FDA's top regulator: "The clinical trial system is broken"

Janet Woodcock suggests a move towards platform trials with master protocols

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Janet Woodcock, Director for the Center for Drug Evaluation and Research at the FDA, has criticized the current clinical trial climate, claiming the system is broken. She has called for more collaborative efforts to effectively serve the needs of patients.


The solution? Platform trials with master protocols

At the National Academies of Sciences, Engineering and Medicine, Woodcock pitched platform trials with master protocols as the solution to the broken system. She believes this could allow pharmaceutical companies to more efficiently answer clinical questions.

Master protocols offer overarching frameworks which can evaluate multiple treatments and diseases in the same trial.  A platform study focuses multiple drugs on a single disease and utilizes a decision algorithm to allow therapies to enter and exit the platform.

This solution would require competitors to work together, however she believes there is support for this on the ground. Currently, industry and advocacy groups have approached her about kick starting such studies, but there has been some skepticism in the industry.

To some, this is simply not how clinical trials have been run historically therefore they are wary of introducing this new approach. Others are concerned about the collaboration needed. Platform trials are often most useful in highly competitive research areas, where comparative data and combination results will be particularly valuable.

In response, Woodcock said there will be a ‘tipping point’ where “people will realize the strength of [the approach], then there will be opportunities to go into the community and enlist the community practitioners, which will then result in a tremendous increase in ability to enroll patients and answer more questions”.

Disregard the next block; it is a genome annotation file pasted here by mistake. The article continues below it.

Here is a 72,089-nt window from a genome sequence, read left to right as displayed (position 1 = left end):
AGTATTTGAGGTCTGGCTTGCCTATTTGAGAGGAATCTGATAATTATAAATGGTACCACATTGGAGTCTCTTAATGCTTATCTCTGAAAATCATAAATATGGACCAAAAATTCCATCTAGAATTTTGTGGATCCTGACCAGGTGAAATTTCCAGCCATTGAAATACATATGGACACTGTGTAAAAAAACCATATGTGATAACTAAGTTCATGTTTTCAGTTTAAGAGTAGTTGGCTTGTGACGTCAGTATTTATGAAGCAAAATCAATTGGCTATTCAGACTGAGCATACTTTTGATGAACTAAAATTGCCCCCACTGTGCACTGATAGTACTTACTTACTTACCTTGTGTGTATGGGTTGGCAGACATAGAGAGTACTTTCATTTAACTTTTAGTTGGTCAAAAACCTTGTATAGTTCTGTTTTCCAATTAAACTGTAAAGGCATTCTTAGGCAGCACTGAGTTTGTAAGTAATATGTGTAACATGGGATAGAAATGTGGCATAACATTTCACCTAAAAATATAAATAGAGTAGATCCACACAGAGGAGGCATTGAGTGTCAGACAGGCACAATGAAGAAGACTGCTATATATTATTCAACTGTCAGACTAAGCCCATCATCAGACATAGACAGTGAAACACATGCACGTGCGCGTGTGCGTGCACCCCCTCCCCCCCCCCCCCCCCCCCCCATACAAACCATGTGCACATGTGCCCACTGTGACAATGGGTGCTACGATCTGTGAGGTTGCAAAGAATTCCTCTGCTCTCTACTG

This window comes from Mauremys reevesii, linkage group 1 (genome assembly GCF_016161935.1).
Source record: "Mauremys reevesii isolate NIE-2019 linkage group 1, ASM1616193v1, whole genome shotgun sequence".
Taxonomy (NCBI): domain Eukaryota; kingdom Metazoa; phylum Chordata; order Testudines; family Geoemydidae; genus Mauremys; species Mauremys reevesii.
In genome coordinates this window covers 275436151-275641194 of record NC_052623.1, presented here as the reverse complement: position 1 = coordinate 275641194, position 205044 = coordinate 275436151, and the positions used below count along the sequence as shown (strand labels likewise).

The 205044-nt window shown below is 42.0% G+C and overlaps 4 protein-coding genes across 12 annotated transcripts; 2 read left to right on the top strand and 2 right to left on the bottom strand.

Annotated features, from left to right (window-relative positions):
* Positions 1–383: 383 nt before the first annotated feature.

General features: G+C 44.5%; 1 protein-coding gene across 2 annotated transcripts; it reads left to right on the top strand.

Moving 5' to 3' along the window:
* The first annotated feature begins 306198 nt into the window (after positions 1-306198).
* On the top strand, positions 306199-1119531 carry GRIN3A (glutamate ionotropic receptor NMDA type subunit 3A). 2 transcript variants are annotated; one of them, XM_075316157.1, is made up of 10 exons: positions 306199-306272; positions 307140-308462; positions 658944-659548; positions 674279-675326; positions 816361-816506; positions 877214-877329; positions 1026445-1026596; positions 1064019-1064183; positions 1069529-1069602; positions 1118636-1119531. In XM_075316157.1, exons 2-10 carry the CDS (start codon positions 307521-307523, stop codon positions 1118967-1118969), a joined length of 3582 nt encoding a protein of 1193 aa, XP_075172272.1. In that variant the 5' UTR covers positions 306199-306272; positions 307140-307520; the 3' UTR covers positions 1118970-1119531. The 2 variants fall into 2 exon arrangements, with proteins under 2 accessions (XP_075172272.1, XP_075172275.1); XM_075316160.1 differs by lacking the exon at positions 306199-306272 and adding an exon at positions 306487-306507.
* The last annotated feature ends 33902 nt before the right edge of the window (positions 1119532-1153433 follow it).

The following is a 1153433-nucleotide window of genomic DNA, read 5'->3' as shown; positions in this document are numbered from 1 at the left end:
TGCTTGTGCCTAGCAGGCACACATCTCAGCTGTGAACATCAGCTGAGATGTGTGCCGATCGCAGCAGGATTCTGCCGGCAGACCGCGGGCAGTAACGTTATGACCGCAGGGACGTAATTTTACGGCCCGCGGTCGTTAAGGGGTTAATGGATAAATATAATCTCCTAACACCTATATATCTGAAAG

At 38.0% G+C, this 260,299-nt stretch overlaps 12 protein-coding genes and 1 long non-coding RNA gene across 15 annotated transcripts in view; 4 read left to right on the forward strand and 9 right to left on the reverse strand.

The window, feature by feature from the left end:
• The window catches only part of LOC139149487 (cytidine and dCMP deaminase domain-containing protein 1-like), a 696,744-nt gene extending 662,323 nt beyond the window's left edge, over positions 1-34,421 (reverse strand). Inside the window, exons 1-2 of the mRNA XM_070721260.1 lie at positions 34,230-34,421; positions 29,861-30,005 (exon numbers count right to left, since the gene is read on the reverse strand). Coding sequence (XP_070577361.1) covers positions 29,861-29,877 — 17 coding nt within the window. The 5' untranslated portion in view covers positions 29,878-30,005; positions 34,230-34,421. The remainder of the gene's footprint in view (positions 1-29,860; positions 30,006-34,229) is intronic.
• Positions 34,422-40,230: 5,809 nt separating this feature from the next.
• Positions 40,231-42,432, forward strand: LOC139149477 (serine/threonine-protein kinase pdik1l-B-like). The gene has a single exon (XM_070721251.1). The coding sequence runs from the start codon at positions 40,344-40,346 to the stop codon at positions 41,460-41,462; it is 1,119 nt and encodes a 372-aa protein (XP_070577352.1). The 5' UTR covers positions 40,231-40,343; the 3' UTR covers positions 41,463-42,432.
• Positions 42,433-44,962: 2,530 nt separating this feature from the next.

Start-ups set to disrupt the clinical trial system

A recent Contemporary Clinical Trials journal study found that enrolment remains a chief obstacle for many drug developers. They found that 86% of clinical trials don’t reach their recruitment targets within their specific timeframe. Often times, drug companies are competing to recruit similar patients, some patients are simply not aware that there are trials open to them, the trials may not be geographically convenient or they may have a treatment plan in place so are not seeking an experimental treatment.

Drug developers are now looking to startups to disrupt the current system and increase efficiencies in the process. According to Dow Jones’ Venture Source, venture capitalists have funded at least a dozen software start-ups this year.

There are a variety of start ups and solutions in this field, each aiming to assist with the key challenges faced by developers.

eClinical GPS, from Greenphire, helps sponsors automate and streamline global site payments. This increases overall site satisfaction, easing the burden of managing the finances across multiple sites.

Icertis allows organizations to streamline and systemize the different contracts and related documentation required for a clinical trial.

Verified Clinical Trials developed a worldwide database designed to prevent dual enrolment. This is to safeguard the integrity of the clinical trial data and protect patients help by not allowing for overlap or for patients to skip the 30-day “washout” period.

VitalTrax seeks to increase patient engagments with its mobile app. It allows possible participants to search, review eligibility, apply and stay involved during the course of a clinical trial. It also manages visit reminders and has the functionality for direct messages and alerts.

ObvioHealth has developed an app to enable studies to be run using mobile devices. Their platform also allowed for data to be collected from integrated smart devices.

Elligo provides practices with technology, personnel and services needed to serve as study sites for their patients. This includes pre-qualifying people for studies and scheduling treatment appointments for trial patients.

ePatientFinder created their Clinical Trial Exchange platform to help physicians identify, thoroughly screen and refer patients to clinical trials in their community.